This is Joan’s idyllic picture of a swimming afternoon at the river with school friends; her (rather stylish!) signature is on the left.
In the 1930’s Joan went to a small girls’ school in Oxford which had many eccentricities. One was that their pioneering art teacher Marion Richardson preferred the girls to write with dip pens (and inkwells) and a special Dudley nib, to produce a beautiful patterned script. But she was clearly a gifted teacher and encouraged Joan and others to express themselves through painting; a lovely and mysterious picture of Joan’s appears in Richardson’s book Art and The Child. Richardson wrote:
“When a teacher frees the artist’s vision within a child he inspires him to find a completely truthful expression for it. The vision itself is so lovable that nothing short of sincerity will serve…satisfaction may be found in projecting the wish for something that real life has so far denied.”
An inspiration that transferred itself to Joan’s writing as well, perhaps.
A slightly mixed blessing was the school’s access to a rather muddy bathing place by the Rhea island on the River Cherwell near the school on the Banbury Road; those more experienced could use the deep end with diving boards, and also join the sculling club, or learn the more dangerous arts of punting and canoeing! Beginners – non swimmers – were dangled on the end of a pole as in this illustration from Jean Webster’s famous tale , and illustration, of an earlier college girl’s education:
On hot days it must have been a very welcome resource, muddy or not, and there was always the fun of frightening new girls with the fable of the dead donkey once seen in it’s depths…
On a hot day, an afternoon with friends at the Oxford riverside must have been wonderful, and Joan never lost her fondness for swimming in rivers, or for painting portraits and landscapes, or even for causing a sensation by telling scary stories..!
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So how far did she go in writing about her own life? “This story is just too hard to swallow!” was the editor’s note on an early story by Joan Aiken. Years later she said: “He was talking about the only story I ever wrote, flat, from real life, and it taught me a useful lesson about the risks of using unvarnished experience.”
Most writers have learned the wisdom of a little concealment in their work – no one wants to be sued, or be at the mercy of endless letters about the misrepresentation of a reader’s home town or village, or even heaven forbid, incur outrage from their own relatives… Does Joan Aiken’s most mysterious 1980’s novel, Foul Matter, tread a fine line?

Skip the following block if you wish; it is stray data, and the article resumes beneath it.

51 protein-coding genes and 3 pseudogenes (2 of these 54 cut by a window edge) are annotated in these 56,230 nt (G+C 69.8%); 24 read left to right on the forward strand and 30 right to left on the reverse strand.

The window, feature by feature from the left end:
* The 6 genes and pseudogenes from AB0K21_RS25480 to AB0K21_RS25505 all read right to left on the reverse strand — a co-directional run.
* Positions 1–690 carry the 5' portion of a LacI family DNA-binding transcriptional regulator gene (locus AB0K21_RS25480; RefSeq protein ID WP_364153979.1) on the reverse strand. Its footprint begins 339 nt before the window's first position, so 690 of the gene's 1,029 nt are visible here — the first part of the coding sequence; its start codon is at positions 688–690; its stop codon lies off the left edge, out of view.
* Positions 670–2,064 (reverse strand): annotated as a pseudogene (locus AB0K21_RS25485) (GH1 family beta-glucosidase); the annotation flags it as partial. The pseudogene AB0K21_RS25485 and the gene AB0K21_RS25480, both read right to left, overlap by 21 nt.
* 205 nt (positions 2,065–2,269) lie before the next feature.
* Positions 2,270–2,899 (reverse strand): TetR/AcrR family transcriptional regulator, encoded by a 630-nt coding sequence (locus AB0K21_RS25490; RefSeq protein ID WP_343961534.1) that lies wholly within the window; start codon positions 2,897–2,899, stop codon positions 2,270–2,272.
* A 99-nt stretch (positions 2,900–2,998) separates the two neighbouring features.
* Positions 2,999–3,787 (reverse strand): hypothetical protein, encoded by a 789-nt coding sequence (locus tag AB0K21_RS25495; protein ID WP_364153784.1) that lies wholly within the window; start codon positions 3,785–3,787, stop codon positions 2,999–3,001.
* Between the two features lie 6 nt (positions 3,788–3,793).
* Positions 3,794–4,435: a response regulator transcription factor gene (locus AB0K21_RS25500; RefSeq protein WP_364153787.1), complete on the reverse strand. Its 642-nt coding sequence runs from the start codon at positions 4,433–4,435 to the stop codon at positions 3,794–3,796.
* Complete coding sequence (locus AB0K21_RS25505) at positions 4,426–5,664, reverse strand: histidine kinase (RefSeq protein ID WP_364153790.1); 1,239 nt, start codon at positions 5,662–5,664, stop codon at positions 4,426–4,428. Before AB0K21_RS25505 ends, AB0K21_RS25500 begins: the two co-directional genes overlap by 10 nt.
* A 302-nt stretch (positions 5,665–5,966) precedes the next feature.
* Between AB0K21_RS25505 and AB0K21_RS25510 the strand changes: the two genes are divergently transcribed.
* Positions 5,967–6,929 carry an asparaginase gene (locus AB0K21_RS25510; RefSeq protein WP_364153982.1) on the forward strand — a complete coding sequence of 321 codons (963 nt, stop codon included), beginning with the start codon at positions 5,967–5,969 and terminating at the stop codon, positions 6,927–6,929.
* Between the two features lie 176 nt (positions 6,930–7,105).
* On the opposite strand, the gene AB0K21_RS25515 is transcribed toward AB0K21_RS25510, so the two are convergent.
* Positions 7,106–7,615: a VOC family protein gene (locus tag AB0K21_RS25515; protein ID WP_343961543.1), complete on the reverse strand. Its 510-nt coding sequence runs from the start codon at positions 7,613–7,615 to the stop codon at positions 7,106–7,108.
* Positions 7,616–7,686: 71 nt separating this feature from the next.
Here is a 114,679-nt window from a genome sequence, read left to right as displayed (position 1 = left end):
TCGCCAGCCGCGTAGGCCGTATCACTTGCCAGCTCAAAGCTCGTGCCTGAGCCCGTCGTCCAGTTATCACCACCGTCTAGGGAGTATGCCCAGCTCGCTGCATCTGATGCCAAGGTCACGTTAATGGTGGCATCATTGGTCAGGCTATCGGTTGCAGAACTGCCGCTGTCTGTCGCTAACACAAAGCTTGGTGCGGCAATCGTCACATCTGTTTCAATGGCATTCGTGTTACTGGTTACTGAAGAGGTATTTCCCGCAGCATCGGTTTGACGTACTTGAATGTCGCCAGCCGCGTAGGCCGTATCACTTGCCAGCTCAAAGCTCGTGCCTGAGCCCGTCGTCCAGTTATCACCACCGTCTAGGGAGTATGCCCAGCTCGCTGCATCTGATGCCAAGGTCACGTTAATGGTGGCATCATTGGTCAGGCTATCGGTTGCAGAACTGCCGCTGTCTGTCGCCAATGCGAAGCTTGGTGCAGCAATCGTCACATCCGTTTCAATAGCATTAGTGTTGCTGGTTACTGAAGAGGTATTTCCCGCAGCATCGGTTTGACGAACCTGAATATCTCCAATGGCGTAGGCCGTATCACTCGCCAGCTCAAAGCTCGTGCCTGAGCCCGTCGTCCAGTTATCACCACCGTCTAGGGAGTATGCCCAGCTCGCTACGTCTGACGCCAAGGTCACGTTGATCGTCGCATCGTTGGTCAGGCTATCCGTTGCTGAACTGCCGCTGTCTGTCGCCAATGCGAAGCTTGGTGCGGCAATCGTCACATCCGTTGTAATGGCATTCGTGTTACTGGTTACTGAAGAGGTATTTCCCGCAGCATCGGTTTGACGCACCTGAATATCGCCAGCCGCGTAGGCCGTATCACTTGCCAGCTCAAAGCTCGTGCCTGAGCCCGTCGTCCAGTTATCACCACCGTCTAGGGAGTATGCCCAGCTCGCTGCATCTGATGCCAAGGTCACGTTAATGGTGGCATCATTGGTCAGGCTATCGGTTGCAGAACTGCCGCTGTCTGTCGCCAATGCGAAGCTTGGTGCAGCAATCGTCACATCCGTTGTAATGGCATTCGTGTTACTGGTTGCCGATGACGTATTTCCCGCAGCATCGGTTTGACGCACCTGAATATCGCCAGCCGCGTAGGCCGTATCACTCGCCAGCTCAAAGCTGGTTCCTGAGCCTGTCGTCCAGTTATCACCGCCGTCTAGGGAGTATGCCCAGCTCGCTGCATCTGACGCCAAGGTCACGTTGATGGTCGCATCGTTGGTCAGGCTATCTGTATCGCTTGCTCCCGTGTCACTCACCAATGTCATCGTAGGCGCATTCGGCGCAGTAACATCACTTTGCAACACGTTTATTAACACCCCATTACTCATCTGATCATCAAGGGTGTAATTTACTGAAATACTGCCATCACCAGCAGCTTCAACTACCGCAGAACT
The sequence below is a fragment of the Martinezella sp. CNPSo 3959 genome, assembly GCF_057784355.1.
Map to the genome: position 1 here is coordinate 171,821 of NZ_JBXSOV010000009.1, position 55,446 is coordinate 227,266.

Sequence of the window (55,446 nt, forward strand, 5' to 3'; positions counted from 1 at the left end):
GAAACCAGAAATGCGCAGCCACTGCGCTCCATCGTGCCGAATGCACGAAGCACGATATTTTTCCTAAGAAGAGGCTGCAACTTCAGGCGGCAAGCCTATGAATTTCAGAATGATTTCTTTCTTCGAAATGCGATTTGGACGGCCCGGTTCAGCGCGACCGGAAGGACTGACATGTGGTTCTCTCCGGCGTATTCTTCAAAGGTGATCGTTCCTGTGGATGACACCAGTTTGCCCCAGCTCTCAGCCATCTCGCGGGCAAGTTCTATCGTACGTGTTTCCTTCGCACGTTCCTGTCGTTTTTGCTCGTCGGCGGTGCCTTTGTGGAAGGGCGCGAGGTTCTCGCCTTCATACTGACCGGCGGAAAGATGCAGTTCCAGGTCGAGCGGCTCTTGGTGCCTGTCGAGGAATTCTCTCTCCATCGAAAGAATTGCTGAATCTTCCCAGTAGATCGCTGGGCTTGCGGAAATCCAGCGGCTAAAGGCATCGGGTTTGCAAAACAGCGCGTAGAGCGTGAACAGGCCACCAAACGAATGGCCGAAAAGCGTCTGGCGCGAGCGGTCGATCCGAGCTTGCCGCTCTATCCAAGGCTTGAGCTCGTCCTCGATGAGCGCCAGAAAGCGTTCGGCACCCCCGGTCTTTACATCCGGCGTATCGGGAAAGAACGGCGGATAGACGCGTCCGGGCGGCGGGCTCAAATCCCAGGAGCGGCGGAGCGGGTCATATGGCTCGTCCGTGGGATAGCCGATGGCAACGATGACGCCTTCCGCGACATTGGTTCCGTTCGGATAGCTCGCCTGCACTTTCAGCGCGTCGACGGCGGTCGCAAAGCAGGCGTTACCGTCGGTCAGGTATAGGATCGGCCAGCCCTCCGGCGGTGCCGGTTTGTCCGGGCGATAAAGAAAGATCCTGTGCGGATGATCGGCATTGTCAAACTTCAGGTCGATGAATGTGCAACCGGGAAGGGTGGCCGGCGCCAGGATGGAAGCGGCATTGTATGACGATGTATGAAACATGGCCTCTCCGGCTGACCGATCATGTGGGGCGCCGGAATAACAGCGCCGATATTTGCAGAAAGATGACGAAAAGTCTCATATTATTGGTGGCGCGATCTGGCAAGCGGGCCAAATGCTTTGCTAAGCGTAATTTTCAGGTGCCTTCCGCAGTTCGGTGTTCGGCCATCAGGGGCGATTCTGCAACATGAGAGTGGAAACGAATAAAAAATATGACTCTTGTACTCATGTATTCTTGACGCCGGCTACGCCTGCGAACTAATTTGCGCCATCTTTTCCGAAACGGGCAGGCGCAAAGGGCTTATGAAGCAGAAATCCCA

It was accepted literary practice in Milton’s day to give all your characters names from Greek mythology, not necessarily to conceal their identities, but to set them in a more idyllic or ‘pastoral’ landscape, and a clue to Joan Aiken’s intentions in this novel lies in the chapter headings she has chosen to take from Milton’s famous Pastoral Elegy, Lycidas and whose muses she invokes: ‘the sisters of the sacred well.’ Milton’s poem was written as a song of mourning for his friend and fellow student who died when his ship sank off the coast – as does Dan’s, the heroine’s husband in this novel. Joan’s first husband Ron took her out to sea when they were moving house from Kent to Sussex and sank the boat and all their possessions just off Whitstable, but happily that time nobody drowned – they were rescued by some passing sea scouts, but who would believe that?
Clytie, or Aulis or Tuesday, our heroine in Foul Matter, also has plenty of names, and speaks in the first person, but is this her author’s voice? She has such an astonishing amount of unfortunate history and such numbers of lovers that reviewers of the novel said it had to be a lurid Gothic fantasy – surely even in the 1980’s people didn’t live like this? When Tuesday first appeared in an earlier Aiken thriller (The Ribs of Death – another quotation from Milton) she was introduced as the author of a spoof (and sexy!) shocker while still in in her teens:
“You wrote that novel, didn’t you—Mayhem in Miniature? Aren’t you Aulis Jones?”
Certainly that can’t have been autobiographical, as, when no publisher will touch Tuesday’s second literary attempt, she is forced to become a caterer instead, and although Joan Aiken was an excellent and inventive cook, and descriptions of recipes in Foul Matter give plenty of evidence for that, in real life she is better known as the author of over a hundred works of fiction.
Conrad Aiken, Joan’s father, wrote a fictionalised autobiography in which the characters all had other names, even his wives and children, although in the tradition of the Roman à Clef an index of real names was provided in later editions. He also wrote an elegy, a poem called Another Lycidas, for an old friend who died. These forms and references were in the reading and writing blood of the family, so Joan Aiken had plenty of background both real and fictional to draw on; her family history, like this novel, was full of extraordinary deaths.
So how to consider it? We are given another clue in the novel’s title, Foul Matter and in the heroine’s conversation with her publisher about a completed, and nicely ironically titled recipe book:
“By the way,” he said, “do you want the foul matter from Unconsidered Trifles?”
Foul matter is a publishers’ term for corrected copy that has been dealt with and is no longer in use: worked-over typescript and proofs.
“Throw out the old copy,” I told George. “I don’t want it.”